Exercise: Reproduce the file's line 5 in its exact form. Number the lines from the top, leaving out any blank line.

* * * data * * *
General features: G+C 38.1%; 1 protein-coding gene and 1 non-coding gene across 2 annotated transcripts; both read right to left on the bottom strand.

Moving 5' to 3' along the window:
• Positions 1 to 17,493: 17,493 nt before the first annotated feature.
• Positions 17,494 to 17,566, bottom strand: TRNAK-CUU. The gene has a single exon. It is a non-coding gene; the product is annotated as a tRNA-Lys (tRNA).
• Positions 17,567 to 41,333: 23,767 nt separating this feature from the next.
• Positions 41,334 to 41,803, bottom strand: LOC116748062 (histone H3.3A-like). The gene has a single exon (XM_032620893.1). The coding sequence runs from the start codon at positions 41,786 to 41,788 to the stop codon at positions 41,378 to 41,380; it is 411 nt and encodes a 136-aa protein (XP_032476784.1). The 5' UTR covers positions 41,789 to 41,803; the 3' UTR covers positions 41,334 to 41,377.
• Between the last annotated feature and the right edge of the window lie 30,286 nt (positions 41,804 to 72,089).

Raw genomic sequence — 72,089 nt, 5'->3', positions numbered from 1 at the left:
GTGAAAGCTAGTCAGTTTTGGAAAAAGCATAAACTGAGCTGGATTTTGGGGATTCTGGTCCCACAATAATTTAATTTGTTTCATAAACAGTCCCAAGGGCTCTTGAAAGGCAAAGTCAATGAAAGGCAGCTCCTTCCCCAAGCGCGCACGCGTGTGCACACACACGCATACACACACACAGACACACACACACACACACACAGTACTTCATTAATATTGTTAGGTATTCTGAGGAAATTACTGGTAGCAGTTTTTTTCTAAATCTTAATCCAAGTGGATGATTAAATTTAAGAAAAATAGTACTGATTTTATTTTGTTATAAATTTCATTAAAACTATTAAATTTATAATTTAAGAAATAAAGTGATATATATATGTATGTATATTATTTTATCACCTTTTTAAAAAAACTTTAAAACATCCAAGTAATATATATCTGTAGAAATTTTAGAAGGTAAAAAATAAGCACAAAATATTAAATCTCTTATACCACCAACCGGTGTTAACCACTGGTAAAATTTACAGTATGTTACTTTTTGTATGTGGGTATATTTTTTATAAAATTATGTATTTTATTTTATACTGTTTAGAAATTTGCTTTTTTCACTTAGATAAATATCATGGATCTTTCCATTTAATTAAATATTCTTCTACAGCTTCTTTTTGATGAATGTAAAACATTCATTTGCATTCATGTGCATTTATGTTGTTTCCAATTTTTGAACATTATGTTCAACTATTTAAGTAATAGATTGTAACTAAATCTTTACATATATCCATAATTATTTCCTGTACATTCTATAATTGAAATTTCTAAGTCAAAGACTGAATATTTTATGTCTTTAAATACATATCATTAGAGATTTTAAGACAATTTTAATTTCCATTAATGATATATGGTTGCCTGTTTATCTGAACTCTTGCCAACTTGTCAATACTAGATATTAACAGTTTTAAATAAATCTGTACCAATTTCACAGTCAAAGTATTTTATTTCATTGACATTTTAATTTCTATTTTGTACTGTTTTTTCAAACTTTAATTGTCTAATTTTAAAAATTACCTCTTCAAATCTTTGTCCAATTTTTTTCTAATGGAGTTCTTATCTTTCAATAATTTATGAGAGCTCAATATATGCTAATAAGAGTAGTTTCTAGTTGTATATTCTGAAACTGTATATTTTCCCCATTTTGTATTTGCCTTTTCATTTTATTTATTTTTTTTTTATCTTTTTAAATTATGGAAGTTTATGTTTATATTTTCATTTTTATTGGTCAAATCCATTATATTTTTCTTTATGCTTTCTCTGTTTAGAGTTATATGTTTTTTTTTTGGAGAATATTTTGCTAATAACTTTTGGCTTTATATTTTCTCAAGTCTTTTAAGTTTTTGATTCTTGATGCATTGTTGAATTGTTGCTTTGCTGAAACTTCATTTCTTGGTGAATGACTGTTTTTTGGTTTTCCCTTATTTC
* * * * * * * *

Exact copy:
• Positions 17,567 to 41,333: 23,767 nt separating this feature from the next.